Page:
Lila Bruyere, residential school survivor, to speak at Renison Export this event to calendar

Wednesday, June 17, 2015 — 12:30 PM EDT

R.S.V.P. Here

Twenty-two days of remembrance, reconciliation, and prayer are being observed at Renison University College at the University of Waterloo as part of the #22days campaign by the Anglican Church of Canada.

As Canada’s Truth and Reconciliation Commission (TRC) delivered its report on residential schools earlier this month, the Anglican Church has been called to 22 days of prayer and renewal to demonstrate its ongoing commitment to healing and reconciliation for Indigenous and non-Indigenous peoples of Canada. The Anglican Church was involved in the running of many residential schools, and has been engaged in the work of repentance and examination since the apology given by Primate Michael Peers on behalf of the wider church in 1993.

On Wednesday, June 17 at 12:30 p.m., Renison will host a talk by Lila Bruyere, a residential school survivor who attended St. Margaret Residential School in Fort Frances, ON, from 1959-1967. Bruyere, originally from Couchiching First Nation, graduated with her master’s degree in the Aboriginal Field of Study program at Wilfrid Laurier University.

Sharing oral accounts from darker parts of Canadian history is imperative to the development of empathy and social conscientiousness in future generations, according to research by Professor Kristina Llewellyn, Associate Professor in Social Development Studies at Renison. “If you believe that we are historically improving naturally, then no-one is making a stand. You need to understand the injustices and trauma that occurred in the past; this is critical to ensuring that it doesn’t happen again,” says Llewellyn. (Related: Professor Kristina Llewellyn emphasizes importance of remembering darker parts of history.)

The Rev. Canon Megan Collings-Moore, Anglican Chaplain for Renison and the University of Waterloo, says that Renison’s Chapel of St. Bede will observe the 22 days in a number of other ways as well. “On Sundays, at the chapel worship service, we will be remembering the legacy of the residential schools, remembering the murdered and missing aboriginal women across Canada, and praying for healing & reconciliation. And each day throughout this time period, the chapel bells will toll at 12 noon, to remember murdered and missing aboriginal women.”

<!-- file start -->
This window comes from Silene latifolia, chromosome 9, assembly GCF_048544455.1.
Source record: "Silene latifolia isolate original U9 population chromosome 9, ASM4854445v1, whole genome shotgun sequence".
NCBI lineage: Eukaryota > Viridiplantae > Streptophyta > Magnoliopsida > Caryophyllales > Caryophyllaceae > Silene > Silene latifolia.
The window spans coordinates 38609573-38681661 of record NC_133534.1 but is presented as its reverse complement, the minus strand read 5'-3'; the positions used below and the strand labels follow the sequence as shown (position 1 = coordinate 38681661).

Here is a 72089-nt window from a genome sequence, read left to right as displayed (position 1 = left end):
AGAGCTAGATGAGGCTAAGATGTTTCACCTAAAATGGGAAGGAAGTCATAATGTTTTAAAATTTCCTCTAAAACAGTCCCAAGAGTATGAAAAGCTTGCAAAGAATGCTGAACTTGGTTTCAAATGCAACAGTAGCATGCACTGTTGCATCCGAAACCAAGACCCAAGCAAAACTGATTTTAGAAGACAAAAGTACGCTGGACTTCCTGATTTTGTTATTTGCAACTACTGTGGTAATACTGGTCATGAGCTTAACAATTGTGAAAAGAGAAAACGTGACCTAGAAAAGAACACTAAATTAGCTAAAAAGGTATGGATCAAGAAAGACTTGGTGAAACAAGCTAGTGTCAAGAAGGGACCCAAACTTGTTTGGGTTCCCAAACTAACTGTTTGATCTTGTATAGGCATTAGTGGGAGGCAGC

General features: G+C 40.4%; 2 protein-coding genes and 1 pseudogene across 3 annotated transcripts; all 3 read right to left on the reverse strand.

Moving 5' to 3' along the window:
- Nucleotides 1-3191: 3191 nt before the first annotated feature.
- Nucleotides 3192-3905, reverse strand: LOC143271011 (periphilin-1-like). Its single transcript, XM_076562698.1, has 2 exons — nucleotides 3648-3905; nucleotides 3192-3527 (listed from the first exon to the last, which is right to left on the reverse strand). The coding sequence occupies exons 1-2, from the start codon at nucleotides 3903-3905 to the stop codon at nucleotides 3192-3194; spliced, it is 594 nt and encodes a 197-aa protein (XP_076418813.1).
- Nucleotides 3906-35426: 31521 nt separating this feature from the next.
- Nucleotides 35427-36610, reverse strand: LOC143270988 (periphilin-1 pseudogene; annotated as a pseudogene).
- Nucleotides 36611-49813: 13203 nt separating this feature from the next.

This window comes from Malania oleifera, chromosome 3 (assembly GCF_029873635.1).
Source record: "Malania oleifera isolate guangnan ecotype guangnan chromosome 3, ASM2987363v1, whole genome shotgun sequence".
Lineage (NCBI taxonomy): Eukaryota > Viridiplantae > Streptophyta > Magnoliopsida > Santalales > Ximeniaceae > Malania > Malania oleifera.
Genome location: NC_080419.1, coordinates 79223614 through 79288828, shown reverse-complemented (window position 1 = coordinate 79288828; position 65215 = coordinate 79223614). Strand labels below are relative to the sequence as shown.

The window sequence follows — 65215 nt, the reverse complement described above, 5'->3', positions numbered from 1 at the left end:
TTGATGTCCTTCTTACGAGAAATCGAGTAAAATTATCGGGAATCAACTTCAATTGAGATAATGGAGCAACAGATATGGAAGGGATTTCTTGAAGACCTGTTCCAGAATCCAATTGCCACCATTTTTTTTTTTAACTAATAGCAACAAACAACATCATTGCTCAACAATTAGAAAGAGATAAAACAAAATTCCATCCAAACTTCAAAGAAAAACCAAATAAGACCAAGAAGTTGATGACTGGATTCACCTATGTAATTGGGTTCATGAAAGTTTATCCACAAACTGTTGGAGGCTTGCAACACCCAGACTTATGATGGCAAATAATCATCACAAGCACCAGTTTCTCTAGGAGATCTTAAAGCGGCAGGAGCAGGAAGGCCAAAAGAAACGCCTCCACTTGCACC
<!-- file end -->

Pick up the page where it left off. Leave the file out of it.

The #22days campaign began on Sunday, May 31, at the start of the TRC closing event in Ottawa, and will lead up to the National Aboriginal Day of Prayer on Sunday, June 21. To find out more about Lily Bruyere or the #22days campaign at Renison, please visit our website or come to our chapel, where there will be a small display set up. 

R.S.V.P. Here

Bio: Lila Bruyere

lila bruyereLila Bruyere is an Ojibway woman from Couchiching First Nation. She is Bear Clan, a pipe carrier and retired jingle dress dancer. She is a mother of three sons and 7 grand children and two great grandchildren. She graduated from Carleton University with her Bachelor of Social Work Degree (HBSW) and recently graduated with her Masters in Social Work from the Aboriginal Field of Study program at Wilfrid Laurier. Lila and her son Shawn Johnston are the first Aboriginal mother and son to graduate from Laurier from the same program and same university.

Lila is a Residential School survivor and attended St. Margarets Residential School in Fort Frances, Ont. from the age of 6 to 14 years of age. Lila’s goal is to spend the rest of her years sharing her story and her experience in a residential school, and to educate schools and communities.

Location 
REN - Renison University College
Dunker Family Lounge (REN 1303)
240 Westmount Road North

Waterloo, ON N2L 3G4
Canada

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